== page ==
🙂 Laugh it off. Of course, unless it’s a nasty, scary fall. And that’s relative, I totally get that. But for the minor mishaps, smile, brush yourself off, and say to your ski buddy, “Did you see that?!” Then keep on moving. (Sometimes those falls result in an ongoing joke, as in the time I fell face-down and scraped some of the reflective stuff off my goggles, in a shape that looks like a small tushy. My kids have called these my “fairy butt goggles” ever since.)
?Ask for help, even if you have a map. Is it just me, or are maps of ski resorts almost no help at all? If I tried to follow one of these maps like it were scripture, I’m pretty sure I’d end up in the backcountry. Fortunately, mountain patrol and fellow skiers are more than happy to help you out. It’s a great community to be a part of.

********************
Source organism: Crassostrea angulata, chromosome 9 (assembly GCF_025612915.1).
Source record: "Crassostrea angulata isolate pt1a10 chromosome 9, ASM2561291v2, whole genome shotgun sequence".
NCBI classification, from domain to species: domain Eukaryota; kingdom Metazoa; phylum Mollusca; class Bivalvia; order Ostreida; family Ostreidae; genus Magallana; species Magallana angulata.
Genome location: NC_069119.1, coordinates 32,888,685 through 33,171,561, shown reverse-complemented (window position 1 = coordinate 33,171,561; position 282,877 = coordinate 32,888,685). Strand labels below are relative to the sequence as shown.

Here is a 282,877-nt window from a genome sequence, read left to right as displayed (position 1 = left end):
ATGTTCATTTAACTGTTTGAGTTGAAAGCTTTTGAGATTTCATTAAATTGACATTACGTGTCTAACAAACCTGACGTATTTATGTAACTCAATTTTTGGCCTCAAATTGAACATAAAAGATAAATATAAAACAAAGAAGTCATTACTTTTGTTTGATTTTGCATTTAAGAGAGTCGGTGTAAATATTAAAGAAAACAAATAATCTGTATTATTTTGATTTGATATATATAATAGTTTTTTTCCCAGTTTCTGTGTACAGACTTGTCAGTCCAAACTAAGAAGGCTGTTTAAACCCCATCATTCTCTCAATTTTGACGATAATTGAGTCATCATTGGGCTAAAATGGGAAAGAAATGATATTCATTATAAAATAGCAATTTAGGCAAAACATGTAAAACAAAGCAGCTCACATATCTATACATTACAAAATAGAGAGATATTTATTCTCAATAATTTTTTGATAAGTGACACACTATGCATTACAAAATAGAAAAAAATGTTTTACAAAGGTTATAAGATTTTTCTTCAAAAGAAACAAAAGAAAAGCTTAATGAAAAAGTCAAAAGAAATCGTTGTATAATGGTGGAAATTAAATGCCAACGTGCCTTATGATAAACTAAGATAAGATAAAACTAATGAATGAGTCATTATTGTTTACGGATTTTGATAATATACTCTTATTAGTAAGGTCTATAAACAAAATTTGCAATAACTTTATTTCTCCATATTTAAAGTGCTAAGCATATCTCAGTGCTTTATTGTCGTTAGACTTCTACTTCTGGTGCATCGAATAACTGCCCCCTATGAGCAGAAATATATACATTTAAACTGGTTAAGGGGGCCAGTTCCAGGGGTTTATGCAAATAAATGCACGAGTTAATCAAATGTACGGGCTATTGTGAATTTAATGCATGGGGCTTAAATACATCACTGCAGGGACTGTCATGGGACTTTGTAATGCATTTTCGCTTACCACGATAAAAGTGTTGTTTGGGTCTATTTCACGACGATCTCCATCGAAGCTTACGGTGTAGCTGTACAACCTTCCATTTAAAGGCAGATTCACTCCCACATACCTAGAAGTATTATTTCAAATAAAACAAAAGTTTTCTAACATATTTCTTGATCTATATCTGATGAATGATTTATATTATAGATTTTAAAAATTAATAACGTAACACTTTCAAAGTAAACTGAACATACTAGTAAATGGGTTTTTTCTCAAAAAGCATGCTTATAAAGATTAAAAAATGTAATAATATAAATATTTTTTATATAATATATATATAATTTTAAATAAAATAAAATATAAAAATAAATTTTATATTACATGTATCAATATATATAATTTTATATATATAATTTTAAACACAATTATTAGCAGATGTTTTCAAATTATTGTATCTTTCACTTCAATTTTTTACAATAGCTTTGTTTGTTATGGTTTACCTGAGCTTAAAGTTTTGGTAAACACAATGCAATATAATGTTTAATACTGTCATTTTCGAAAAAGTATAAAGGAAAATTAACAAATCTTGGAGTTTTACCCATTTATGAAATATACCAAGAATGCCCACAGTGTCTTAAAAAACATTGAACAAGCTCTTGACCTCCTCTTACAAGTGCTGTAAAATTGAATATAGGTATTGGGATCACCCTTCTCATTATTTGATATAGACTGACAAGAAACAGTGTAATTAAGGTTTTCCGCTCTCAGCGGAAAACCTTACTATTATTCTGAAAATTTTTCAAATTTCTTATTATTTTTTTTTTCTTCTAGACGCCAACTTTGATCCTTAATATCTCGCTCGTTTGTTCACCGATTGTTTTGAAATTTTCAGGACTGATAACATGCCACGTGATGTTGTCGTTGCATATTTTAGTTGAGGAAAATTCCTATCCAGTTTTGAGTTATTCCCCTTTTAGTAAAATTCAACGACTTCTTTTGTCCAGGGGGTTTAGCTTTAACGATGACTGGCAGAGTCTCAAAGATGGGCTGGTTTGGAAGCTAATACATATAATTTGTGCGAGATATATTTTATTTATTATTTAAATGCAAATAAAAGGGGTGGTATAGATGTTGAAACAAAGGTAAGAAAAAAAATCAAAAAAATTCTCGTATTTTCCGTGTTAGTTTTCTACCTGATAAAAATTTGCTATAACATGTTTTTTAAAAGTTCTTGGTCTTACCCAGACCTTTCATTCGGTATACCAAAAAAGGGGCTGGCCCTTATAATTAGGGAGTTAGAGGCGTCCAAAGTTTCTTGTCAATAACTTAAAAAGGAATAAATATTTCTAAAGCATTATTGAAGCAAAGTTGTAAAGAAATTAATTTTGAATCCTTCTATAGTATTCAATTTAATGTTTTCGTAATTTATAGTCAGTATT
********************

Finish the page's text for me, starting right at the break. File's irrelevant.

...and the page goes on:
!Know your limits. So many people don’t. I don’t necessarily have an eye for this unless someone is ripping down the hill in a spray of snow, but any instructor will tell you that many people ski out-of-control. And this results in injury, likely injury to someone else. Be safe.
And of course, have a mountain of fun!